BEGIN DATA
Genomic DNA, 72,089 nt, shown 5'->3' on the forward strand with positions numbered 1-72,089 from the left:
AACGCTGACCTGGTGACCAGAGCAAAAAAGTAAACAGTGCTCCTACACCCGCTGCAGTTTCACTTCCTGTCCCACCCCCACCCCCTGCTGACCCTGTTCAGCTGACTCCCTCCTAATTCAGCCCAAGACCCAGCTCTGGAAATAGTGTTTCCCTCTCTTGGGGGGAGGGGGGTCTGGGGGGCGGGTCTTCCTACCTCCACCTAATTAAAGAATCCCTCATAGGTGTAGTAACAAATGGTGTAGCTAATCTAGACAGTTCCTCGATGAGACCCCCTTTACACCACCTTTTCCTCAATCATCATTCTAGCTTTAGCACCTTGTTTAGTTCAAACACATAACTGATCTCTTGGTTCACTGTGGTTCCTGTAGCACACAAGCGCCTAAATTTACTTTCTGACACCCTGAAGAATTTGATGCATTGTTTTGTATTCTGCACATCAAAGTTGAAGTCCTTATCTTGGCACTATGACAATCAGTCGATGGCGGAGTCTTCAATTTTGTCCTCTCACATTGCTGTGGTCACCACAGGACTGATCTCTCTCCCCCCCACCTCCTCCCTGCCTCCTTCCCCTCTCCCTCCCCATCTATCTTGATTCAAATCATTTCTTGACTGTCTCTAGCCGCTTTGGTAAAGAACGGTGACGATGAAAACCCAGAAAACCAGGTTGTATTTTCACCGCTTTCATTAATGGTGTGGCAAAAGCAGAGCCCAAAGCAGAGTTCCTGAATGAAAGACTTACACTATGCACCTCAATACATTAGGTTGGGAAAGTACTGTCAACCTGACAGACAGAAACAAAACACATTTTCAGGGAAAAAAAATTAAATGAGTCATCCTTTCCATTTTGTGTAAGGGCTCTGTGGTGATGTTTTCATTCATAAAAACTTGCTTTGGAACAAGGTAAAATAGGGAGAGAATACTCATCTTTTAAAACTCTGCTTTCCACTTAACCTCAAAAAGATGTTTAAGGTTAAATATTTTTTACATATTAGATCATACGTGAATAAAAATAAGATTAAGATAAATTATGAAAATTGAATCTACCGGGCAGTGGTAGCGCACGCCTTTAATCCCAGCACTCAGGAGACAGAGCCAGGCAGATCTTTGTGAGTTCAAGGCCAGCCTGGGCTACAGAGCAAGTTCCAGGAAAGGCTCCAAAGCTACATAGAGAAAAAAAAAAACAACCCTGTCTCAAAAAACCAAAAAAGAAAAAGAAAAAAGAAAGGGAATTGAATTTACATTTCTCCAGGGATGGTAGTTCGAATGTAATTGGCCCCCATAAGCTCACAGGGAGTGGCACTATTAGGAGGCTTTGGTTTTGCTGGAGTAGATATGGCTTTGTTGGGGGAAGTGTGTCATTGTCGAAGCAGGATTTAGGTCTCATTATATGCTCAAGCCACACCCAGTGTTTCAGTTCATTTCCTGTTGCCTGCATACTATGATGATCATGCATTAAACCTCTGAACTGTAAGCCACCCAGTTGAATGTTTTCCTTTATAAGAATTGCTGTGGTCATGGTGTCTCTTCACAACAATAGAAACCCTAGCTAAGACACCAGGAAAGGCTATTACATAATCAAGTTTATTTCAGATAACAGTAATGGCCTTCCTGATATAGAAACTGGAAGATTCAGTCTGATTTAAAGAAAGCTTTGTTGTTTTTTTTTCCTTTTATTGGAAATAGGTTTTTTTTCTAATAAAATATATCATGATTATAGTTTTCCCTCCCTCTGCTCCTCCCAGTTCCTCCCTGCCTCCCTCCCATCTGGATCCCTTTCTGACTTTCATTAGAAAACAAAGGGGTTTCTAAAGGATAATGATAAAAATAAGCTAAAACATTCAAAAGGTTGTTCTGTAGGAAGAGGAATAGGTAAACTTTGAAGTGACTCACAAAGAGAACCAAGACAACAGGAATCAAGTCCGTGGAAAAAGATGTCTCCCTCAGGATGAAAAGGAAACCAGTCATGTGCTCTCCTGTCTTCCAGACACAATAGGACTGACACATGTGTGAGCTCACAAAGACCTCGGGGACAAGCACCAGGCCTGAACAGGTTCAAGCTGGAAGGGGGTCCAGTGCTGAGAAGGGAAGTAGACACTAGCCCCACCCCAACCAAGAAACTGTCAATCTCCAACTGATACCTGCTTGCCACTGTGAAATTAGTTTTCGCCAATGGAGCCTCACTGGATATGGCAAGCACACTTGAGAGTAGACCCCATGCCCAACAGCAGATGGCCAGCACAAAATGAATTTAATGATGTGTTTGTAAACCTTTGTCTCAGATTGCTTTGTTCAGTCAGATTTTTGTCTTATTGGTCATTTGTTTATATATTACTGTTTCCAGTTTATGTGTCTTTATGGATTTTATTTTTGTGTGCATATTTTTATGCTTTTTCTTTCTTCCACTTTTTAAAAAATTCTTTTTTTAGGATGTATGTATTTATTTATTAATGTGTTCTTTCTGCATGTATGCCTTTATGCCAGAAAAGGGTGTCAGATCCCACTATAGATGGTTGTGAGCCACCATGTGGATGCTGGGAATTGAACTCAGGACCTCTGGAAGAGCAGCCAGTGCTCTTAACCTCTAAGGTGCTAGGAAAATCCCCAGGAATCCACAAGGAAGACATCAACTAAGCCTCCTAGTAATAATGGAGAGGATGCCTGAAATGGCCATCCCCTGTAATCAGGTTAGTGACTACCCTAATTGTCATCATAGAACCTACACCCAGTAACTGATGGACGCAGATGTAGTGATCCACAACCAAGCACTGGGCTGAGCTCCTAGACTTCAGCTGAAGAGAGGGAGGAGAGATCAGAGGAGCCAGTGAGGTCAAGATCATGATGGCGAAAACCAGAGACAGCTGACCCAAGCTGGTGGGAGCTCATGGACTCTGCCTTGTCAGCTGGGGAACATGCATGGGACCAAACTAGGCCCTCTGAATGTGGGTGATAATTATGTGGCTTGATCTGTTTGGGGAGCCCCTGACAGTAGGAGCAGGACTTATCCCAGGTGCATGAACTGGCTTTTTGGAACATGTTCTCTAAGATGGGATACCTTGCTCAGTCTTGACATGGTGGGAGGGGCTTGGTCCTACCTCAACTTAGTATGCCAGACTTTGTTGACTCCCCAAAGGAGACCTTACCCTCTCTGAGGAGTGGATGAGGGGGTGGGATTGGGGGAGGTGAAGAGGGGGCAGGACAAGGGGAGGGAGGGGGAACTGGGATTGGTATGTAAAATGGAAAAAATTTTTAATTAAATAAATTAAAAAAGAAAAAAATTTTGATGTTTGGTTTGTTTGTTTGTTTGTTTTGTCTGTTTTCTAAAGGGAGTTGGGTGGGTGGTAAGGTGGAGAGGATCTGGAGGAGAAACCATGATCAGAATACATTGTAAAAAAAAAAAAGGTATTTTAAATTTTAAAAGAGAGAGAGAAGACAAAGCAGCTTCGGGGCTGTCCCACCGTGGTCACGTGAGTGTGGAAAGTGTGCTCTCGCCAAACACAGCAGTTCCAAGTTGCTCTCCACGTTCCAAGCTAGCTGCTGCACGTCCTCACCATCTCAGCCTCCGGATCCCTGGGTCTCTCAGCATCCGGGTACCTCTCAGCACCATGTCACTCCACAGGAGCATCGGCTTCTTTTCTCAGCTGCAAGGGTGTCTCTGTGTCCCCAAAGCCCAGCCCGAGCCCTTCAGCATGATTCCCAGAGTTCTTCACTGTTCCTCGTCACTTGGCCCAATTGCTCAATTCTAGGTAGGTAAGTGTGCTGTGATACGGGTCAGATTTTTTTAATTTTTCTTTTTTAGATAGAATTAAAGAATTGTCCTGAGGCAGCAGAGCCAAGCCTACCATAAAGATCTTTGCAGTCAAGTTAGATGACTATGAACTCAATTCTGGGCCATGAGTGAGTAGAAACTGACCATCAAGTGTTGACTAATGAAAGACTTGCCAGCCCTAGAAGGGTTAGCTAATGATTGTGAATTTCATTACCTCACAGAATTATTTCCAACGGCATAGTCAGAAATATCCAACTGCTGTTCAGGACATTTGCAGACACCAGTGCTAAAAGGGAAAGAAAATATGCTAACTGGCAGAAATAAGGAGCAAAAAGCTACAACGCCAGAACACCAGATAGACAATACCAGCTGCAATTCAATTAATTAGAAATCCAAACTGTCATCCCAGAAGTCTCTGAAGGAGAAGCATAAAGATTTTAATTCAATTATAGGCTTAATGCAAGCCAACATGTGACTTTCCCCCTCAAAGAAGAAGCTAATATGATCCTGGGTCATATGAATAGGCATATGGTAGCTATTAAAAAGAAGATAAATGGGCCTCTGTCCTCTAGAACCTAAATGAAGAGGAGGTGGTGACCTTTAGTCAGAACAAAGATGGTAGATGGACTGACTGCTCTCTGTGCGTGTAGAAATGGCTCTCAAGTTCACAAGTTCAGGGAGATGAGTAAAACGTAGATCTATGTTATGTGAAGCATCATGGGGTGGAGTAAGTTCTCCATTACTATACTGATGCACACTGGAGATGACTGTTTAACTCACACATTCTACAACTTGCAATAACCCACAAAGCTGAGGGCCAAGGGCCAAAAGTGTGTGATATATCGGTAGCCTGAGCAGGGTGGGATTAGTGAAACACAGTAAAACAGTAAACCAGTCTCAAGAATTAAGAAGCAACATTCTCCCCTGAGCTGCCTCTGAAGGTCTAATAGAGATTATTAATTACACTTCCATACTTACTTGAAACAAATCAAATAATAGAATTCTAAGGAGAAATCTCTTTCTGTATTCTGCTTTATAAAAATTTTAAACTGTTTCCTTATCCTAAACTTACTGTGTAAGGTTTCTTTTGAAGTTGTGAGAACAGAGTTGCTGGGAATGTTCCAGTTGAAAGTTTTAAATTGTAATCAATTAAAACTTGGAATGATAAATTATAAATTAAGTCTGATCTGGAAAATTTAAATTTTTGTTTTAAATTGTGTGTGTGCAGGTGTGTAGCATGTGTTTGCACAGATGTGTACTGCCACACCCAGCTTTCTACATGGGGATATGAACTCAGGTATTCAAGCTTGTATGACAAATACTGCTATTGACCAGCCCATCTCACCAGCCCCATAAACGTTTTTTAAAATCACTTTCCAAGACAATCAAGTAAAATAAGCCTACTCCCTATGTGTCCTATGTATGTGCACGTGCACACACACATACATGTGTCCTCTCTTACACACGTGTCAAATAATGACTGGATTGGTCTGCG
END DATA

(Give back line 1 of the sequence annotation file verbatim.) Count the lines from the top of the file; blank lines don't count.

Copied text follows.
Genomic DNA, 72,089 nt, shown 5'->3' on the forward strand with positions numbered 1-72,089 from the left: